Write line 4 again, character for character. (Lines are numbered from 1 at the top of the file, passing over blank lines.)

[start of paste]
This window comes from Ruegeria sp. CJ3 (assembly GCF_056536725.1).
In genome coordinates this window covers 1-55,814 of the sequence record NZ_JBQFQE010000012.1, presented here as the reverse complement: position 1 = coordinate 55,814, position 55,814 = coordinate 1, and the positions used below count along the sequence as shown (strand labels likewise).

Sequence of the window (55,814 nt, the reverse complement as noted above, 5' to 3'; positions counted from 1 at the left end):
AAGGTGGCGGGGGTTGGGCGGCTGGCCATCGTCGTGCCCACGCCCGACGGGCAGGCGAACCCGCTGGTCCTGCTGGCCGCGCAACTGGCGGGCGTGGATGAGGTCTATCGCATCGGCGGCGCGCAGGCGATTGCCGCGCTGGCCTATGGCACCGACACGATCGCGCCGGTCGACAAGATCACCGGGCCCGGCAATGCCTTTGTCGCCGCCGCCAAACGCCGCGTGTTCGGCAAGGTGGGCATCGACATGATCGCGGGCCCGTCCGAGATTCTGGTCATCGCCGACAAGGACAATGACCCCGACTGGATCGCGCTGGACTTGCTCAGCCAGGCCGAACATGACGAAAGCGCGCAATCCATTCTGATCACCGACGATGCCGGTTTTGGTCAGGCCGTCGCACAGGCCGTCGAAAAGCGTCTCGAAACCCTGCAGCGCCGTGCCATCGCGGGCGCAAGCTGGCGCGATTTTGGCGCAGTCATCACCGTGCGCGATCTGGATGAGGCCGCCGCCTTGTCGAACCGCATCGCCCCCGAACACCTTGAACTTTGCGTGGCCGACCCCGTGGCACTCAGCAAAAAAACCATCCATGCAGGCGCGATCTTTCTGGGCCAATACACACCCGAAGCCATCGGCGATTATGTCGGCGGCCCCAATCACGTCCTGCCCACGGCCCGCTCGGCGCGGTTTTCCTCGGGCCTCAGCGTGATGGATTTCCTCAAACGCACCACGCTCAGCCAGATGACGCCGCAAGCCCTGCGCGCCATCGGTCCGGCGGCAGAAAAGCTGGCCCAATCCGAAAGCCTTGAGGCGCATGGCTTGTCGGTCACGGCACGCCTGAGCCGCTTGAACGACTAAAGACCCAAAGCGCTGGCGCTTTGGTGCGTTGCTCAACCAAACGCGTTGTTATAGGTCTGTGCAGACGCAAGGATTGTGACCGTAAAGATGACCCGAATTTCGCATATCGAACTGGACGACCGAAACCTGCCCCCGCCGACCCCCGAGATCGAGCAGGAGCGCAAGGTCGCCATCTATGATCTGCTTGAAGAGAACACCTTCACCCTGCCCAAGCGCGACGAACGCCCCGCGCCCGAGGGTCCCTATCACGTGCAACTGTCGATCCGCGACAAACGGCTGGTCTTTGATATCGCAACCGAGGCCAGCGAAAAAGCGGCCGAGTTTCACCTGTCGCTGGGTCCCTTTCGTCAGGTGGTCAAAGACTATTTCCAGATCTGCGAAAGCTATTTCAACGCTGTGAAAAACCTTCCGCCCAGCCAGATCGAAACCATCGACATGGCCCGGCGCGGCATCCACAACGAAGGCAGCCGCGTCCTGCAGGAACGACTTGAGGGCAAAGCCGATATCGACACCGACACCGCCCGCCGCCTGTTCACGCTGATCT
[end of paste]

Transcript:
AAGGTGGCGGGGGTTGGGCGGCTGGCCATCGTCGTGCCCACGCCCGACGGGCAGGCGAACCCGCTGGTCCTGCTGGCCGCGCAACTGGCGGGCGTGGATGAGGTCTATCGCATCGGCGGCGCGCAGGCGATTGCCGCGCTGGCCTATGGCACCGACACGATCGCGCCGGTCGACAAGATCACCGGGCCCGGCAATGCCTTTGTCGCCGCCGCCAAACGCCGCGTGTTCGGCAAGGTGGGCATCGACATGATCGCGGGCCCGTCCGAGATTCTGGTCATCGCCGACAAGGACAATGACCCCGACTGGATCGCGCTGGACTTGCTCAGCCAGGCCGAACATGACGAAAGCGCGCAATCCATTCTGATCACCGACGATGCCGGTTTTGGTCAGGCCGTCGCACAGGCCGTCGAAAAGCGTCTCGAAACCCTGCAGCGCCGTGCCATCGCGGGCGCAAGCTGGCGCGATTTTGGCGCAGTCATCACCGTGCGCGATCTGGATGAGGCCGCCGCCTTGTCGAACCGCATCGCCCCCGAACACCTTGAACTTTGCGTGGCCGACCCCGTGGCACTCAGCAAAAAAACCATCCATGCAGGCGCGATCTTTCTGGGCCAATACACACCCGAAGCCATCGGCGATTATGTCGGCGGCCCCAATCACGTCCTGCCCACGGCCCGCTCGGCGCGGTTTTCCTCGGGCCTCAGCGTGATGGATTTCCTCAAACGCACCACGCTCAGCCAGATGACGCCGCAAGCCCTGCGCGCCATCGGTCCGGCGGCAGAAAAGCTGGCCCAATCCGAAAGCCTTGAGGCGCATGGCTTGTCGGTCACGGCACGCCTGAGCCGCTTGAACGACTAAAGACCCAAAGCGCTGGCGCTTTGGTGCGTTGCTCAACCAAACGCGTTGTTATAGGTCTGTGCAGACGCAAGGATTGTGACCGTAAAGATGACCCGAATTTCGCATATCGAACTGGACGACCGAAACCTGCCCCCGCCGACCCCCGAGATCGAGCAGGAGCGCAAGGTCGCCATCTATGATCTGCTTGAAGAGAACACCTTCACCCTGCCCAAGCGCGACGAACGCCCCGCGCCCGAGGGTCCCTATCACGTGCAACTGTCGATCCGCGACAAACGGCTGGTCTTTGATATCGCAACCGAGGCCAGCGAAAAAGCGGCCGAGTTTCACCTGTCGCTGGGTCCCTTTCGTCAGGTGGTCAAAGACTATTTCCAGATCTGCGAAAGCTATTTCAACGCTGTGAAAAACCTTCCGCCCAGCCAGATCGAAACCATCGACATGGCCCGGCGCGGCATCCACAACGAAGGCAGCCGCGTCCTGCAGGAACGACTTGAGGGCAAAGCCGATATCGACACCGACACCGCCCGCCGCCTGTTCACGCTGATCT